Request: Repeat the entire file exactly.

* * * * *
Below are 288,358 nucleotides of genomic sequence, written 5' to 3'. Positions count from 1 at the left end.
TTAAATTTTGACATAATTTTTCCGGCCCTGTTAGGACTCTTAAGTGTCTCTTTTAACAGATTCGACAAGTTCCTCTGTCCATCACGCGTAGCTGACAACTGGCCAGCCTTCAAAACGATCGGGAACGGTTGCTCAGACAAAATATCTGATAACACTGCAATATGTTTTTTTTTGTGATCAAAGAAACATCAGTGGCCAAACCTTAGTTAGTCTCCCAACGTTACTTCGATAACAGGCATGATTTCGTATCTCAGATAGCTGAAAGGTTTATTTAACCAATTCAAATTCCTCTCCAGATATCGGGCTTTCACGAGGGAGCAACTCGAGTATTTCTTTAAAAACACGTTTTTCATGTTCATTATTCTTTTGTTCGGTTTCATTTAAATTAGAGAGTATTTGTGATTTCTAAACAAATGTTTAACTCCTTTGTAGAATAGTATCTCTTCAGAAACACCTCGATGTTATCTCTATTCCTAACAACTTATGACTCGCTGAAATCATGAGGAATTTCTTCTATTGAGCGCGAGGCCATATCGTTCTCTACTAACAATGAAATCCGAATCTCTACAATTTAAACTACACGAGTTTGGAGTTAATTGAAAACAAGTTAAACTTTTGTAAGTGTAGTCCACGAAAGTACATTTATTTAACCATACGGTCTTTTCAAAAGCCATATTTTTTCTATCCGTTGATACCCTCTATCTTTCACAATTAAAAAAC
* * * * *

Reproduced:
Below are 288,358 nucleotides of genomic sequence, written 5' to 3'. Positions count from 1 at the left end.
TTAAATTTTGACATAATTTTTCCGGCCCTGTTAGGACTCTTAAGTGTCTCTTTTAACAGATTCGACAAGTTCCTCTGTCCATCACGCGTAGCTGACAACTGGCCAGCCTTCAAAACGATCGGGAACGGTTGCTCAGACAAAATATCTGATAACACTGCAATATGTTTTTTTTTGTGATCAAAGAAACATCAGTGGCCAAACCTTAGTTAGTCTCCCAACGTTACTTCGATAACAGGCATGATTTCGTATCTCAGATAGCTGAAAGGTTTATTTAACCAATTCAAATTCCTCTCCAGATATCGGGCTTTCACGAGGGAGCAACTCGAGTATTTCTTTAAAAACACGTTTTTCATGTTCATTATTCTTTTGTTCGGTTTCATTTAAATTAGAGAGTATTTGTGATTTCTAAACAAATGTTTAACTCCTTTGTAGAATAGTATCTCTTCAGAAACACCTCGATGTTATCTCTATTCCTAACAACTTATGACTCGCTGAAATCATGAGGAATTTCTTCTATTGAGCGCGAGGCCATATCGTTCTCTACTAACAATGAAATCCGAATCTCTACAATTTAAACTACACGAGTTTGGAGTTAATTGAAAACAAGTTAAACTTTTGTAAGTGTAGTCCACGAAAGTACATTTATTTAACCATACGGTCTTTTCAAAAGCCATATTTTTTCTATCCGTTGATACCCTCTATCTTTCACAATTAAAAAAC